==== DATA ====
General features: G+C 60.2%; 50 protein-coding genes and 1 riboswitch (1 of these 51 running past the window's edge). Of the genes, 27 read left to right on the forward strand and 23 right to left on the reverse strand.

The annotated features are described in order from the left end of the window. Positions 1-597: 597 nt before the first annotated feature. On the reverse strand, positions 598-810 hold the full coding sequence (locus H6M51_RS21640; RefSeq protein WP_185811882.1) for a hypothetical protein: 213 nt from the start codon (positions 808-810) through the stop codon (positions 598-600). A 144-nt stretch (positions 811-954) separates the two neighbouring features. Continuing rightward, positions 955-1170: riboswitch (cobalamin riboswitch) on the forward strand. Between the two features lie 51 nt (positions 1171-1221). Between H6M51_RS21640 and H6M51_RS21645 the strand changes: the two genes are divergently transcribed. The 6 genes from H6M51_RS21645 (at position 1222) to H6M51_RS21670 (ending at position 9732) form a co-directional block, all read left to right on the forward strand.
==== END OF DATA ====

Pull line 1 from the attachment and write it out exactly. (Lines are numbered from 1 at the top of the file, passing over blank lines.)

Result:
General features: G+C 60.2%; 50 protein-coding genes and 1 riboswitch (1 of these 51 running past the window's edge). Of the genes, 27 read left to right on the forward strand and 23 right to left on the reverse strand.